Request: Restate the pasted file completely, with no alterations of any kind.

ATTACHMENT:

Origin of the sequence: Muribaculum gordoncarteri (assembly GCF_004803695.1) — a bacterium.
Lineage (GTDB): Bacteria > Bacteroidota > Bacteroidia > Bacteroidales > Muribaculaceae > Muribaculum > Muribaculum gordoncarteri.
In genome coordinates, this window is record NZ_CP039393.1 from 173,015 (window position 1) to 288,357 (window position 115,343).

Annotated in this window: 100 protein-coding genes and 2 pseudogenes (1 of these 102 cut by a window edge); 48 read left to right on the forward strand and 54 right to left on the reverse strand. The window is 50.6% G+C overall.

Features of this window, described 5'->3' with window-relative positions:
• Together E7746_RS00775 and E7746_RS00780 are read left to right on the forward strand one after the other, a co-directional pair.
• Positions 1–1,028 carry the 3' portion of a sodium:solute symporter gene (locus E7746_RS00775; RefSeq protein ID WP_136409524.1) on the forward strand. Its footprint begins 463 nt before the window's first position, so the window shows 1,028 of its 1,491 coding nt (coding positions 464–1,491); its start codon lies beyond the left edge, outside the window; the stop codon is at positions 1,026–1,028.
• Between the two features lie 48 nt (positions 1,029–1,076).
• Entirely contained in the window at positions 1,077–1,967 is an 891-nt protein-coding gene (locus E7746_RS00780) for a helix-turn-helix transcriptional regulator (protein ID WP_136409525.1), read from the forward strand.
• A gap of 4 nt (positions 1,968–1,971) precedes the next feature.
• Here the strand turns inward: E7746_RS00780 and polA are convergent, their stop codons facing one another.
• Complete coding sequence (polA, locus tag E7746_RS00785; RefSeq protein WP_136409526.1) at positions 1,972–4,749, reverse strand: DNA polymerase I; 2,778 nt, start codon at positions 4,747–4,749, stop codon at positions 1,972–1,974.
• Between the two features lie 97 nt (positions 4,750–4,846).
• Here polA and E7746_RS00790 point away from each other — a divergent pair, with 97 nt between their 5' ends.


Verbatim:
Origin of the sequence: Muribaculum gordoncarteri (assembly GCF_004803695.1) — a bacterium.
Lineage (GTDB): Bacteria > Bacteroidota > Bacteroidia > Bacteroidales > Muribaculaceae > Muribaculum > Muribaculum gordoncarteri.
In genome coordinates, this window is record NZ_CP039393.1 from 173,015 (window position 1) to 288,357 (window position 115,343).

Annotated in this window: 100 protein-coding genes and 2 pseudogenes (1 of these 102 cut by a window edge); 48 read left to right on the forward strand and 54 right to left on the reverse strand. The window is 50.6% G+C overall.

Features of this window, described 5'->3' with window-relative positions:
• Together E7746_RS00775 and E7746_RS00780 are read left to right on the forward strand one after the other, a co-directional pair.
• Positions 1–1,028 carry the 3' portion of a sodium:solute symporter gene (locus E7746_RS00775; RefSeq protein ID WP_136409524.1) on the forward strand. Its footprint begins 463 nt before the window's first position, so the window shows 1,028 of its 1,491 coding nt (coding positions 464–1,491); its start codon lies beyond the left edge, outside the window; the stop codon is at positions 1,026–1,028.
• Between the two features lie 48 nt (positions 1,029–1,076).
• Entirely contained in the window at positions 1,077–1,967 is an 891-nt protein-coding gene (locus E7746_RS00780) for a helix-turn-helix transcriptional regulator (protein ID WP_136409525.1), read from the forward strand.
• A gap of 4 nt (positions 1,968–1,971) precedes the next feature.
• Here the strand turns inward: E7746_RS00780 and polA are convergent, their stop codons facing one another.
• Complete coding sequence (polA, locus tag E7746_RS00785; RefSeq protein WP_136409526.1) at positions 1,972–4,749, reverse strand: DNA polymerase I; 2,778 nt, start codon at positions 4,747–4,749, stop codon at positions 1,972–1,974.
• Between the two features lie 97 nt (positions 4,750–4,846).
• Here polA and E7746_RS00790 point away from each other — a divergent pair, with 97 nt between their 5' ends.